The CIRC launches its first commercial software, generates income for students

CIRC computer science (left to right Siegwart Mayr and Michael Babienco)

This summer, the Center for Innovation and Computing (CIRC) launched its first-ever commercial software program, DotPurple. With the release of its own software for public use,  CIRC is now able to generate increased income to support both students and faculty. 

 CIRC is a program run by the School of Computing at Southern Adventist University that allows students to gain real-world experience in the technology field. The program partners with local businesses and ministries, as well as larger organizations like the North American Division of Seventh-day Adventists. CIRC provides opportunities for students to find internships that give them real life experience  by creating web pages, mobile apps and business programs. 

“Once they graduate, they obviously get jobs out there [in their career field],” said Siegwart Mayr, the lead programmer/analyst for CIRC. “But they not only have a degree, they have a lot of experience. So it’s really good for them.” 

Now, with the additional income generated by DotPurple, students are paid by the School of Computing for their work. 

DotPurple is designed to make the lives of developers easier. It is a cross-platform GUI (graphical user interface) that runs on the Microsoft .NET Framework, which is the most commonly used system for web development. DotPurple simplifies the intricate details of developing with textboxes, drop-down menus, filepickers and other organizational components. 

 “Normally, you build tools for other people to make their lives easier. But many times, you find yourself building something very repetitive and cumbersome,” Mayr said. “DotPurple was designed to take much of the repetitive bulk work and streamline it into a more simplified process.” 

Development for DotPurple began in early February of this year and was not affected by the COVID-19 pandemic.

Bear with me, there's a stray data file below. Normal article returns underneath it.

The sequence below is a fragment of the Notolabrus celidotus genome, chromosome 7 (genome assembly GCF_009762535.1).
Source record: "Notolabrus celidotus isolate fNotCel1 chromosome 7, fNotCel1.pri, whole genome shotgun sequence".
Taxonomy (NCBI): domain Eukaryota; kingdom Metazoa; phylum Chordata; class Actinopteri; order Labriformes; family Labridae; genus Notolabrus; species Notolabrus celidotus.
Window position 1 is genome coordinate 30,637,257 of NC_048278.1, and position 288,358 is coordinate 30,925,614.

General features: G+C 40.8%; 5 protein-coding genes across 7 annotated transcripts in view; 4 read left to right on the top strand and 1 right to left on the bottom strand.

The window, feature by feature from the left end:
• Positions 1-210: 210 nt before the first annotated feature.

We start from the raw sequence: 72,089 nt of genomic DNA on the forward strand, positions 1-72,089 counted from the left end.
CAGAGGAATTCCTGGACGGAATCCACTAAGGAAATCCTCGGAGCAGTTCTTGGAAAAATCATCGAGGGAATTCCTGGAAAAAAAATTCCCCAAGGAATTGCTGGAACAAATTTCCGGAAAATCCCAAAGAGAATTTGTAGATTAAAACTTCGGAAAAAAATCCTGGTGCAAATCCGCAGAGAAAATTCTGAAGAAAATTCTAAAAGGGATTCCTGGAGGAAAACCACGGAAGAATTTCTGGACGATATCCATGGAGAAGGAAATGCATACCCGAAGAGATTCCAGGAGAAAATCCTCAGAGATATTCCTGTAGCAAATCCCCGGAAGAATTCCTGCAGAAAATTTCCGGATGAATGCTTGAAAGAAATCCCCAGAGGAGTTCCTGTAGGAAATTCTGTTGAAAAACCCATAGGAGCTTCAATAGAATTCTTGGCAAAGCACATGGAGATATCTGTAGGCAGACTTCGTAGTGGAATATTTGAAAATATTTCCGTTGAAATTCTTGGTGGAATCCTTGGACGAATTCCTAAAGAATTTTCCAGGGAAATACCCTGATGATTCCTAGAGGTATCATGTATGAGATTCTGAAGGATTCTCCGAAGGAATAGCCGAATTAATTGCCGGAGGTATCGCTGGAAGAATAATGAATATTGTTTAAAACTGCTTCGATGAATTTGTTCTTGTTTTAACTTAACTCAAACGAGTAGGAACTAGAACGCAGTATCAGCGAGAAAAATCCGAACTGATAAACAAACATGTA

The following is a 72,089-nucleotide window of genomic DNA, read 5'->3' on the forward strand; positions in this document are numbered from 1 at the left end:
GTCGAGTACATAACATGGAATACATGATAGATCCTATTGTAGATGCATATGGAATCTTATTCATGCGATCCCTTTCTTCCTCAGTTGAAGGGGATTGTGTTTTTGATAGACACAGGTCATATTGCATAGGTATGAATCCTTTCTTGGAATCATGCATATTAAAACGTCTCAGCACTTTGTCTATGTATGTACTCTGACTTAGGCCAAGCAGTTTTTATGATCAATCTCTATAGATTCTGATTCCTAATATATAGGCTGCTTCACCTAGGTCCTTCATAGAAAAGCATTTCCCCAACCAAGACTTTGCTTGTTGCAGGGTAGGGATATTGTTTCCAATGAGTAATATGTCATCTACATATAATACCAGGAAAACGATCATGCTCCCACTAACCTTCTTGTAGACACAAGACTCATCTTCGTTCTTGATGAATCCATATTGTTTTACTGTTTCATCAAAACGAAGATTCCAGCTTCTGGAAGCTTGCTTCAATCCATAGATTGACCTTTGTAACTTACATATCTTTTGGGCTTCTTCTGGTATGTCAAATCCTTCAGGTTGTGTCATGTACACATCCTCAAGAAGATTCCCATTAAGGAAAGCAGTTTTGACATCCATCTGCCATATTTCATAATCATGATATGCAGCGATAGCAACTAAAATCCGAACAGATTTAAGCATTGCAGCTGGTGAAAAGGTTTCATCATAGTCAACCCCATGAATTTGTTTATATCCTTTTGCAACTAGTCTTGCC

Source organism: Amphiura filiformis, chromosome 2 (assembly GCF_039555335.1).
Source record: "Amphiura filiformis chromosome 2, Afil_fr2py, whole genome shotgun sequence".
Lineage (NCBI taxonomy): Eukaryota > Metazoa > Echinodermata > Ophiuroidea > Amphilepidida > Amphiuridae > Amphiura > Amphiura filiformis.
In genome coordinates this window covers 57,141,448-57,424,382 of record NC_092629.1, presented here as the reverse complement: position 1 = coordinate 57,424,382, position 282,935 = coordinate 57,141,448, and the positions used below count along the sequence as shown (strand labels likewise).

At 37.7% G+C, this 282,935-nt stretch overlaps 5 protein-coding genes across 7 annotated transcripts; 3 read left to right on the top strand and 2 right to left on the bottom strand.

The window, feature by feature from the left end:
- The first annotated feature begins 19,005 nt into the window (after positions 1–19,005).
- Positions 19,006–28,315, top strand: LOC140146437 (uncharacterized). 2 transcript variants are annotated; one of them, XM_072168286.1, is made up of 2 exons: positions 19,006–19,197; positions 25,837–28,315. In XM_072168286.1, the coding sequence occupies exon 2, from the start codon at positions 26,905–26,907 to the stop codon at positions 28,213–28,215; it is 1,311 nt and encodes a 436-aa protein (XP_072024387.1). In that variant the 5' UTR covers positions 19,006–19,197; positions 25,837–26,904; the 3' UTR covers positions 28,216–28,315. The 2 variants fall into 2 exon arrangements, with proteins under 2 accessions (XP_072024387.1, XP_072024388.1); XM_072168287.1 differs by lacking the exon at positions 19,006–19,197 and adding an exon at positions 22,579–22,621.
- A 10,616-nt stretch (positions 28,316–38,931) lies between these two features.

“The good thing is that the way we have set up our teams, Michael [Babienco] has been working with us remotely for the last year,” Mayr said. “During the summers as well, we have students that work for us; some of them work remotely. So, we have experience working remotely, and we have our setup, and we feel comfortable working that way. So when this pandemic hit us, we were right where we wanted to be. It didn’t slow us down at all.”  

Because of this, progress on the software continued as planned, with version 1.0 released on June 9, 2020. 

According to Babienco, a head programmer/analyst for DotPurple, the outlook for the software’s growth has been good. On Twitter, there has been notable recognition from Scott Hanselman, a prominent technology programmer for Microsoft. 

“These are people that are renowned, and the authors of books that sometimes we use in the classroom,” Mayr said. “They’ve been around the block. They know their stuff, and they’re talking to a lot of people. So, to be seen by them and have them see what our product does, it’s exciting.” Currently, there are multiple versions available for download. DotPurple is a free software program, but if someone wants to use it for more hefty projects, a more advanced edition is available for purchase on the DotPurple website.

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